We review 10 inflatable dinghies on the market to see which one would make the ultimate tender
Avon has been the leading name in the inflatable business for over 50 years now, and its products are respected for their longevity and toughness.
Avon hulls are made from hypalon for ultimate durability but this comes at a price, which is why this is the most expensive model in our test by some distance.
The 260 Air Deck has an inflatable floor and keel but only two hull compartments. The oars are traditional wood, unlike the aluminium and plastic oars of all its competitors, and they sit in conventional open-top row locks.
On the plus side they are easy to fit, ship and adjust. The downside is they can jump out when you are rowing, or drift away if you let go of them.
To stow they slide through the aft canvas carrying straps, although this means you cannot use the strap for lifting.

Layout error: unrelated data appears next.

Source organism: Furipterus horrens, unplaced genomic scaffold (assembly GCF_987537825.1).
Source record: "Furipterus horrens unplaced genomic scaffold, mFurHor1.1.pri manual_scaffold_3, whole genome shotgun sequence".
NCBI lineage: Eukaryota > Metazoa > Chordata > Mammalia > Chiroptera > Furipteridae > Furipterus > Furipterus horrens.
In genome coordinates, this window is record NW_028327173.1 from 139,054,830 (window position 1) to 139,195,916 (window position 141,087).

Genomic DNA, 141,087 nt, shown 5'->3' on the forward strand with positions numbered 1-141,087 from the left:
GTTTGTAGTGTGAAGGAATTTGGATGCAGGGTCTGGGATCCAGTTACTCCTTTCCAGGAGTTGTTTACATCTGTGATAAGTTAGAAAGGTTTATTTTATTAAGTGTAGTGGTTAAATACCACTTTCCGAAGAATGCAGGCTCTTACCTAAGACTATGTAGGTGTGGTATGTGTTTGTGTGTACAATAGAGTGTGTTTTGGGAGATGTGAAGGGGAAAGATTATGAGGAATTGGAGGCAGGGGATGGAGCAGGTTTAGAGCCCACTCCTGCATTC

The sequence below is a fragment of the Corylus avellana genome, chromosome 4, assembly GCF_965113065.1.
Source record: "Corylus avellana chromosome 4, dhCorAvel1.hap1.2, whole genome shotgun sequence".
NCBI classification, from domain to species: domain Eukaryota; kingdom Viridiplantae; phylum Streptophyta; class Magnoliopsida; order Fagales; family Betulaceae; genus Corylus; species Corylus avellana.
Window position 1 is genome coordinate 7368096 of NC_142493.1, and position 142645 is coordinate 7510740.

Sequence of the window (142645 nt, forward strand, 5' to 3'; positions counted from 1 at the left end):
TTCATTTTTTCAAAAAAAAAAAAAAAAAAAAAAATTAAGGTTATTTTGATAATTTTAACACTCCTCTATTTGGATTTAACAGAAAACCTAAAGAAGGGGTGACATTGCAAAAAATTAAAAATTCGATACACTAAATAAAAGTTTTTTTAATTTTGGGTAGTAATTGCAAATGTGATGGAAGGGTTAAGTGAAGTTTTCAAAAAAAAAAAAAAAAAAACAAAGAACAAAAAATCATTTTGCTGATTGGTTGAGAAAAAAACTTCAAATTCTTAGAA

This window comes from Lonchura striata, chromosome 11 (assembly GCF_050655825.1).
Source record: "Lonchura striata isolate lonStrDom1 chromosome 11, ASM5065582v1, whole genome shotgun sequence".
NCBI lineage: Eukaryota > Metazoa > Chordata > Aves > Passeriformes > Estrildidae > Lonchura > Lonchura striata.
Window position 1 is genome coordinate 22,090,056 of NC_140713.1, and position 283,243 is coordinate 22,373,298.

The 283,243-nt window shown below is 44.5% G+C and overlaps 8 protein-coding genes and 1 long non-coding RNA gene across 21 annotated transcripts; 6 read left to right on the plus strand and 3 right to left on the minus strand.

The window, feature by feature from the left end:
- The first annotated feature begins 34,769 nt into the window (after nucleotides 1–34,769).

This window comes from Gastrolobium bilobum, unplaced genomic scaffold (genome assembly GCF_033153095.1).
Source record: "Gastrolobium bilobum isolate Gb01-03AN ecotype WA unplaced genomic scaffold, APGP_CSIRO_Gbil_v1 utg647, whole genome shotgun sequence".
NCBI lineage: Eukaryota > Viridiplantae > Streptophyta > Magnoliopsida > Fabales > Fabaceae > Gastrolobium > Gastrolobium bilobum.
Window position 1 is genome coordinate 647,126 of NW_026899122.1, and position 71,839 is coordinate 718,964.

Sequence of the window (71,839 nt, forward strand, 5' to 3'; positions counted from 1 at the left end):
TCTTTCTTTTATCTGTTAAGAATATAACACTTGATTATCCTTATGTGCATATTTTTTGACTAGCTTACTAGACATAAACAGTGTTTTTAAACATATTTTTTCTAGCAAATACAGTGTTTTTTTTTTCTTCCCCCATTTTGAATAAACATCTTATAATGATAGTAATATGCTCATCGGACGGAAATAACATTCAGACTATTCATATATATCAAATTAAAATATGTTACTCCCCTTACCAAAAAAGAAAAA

The boat rowed well, with the keel giving good directional stability. Under power the Avon produced our top speed of 17mph with one aboard with the 5hp engine but it was porpoising at this speed, which we couldn’t avoid even by moving the motor’s tilt-pin in and out. For safety you would want to back off the throttle.
At 35kg the weight is mid-range, while the packed dimensions are good.
At £1,357 it would only appeal to someone who values the 10-year guarantee that accompanies the hypalon tubes.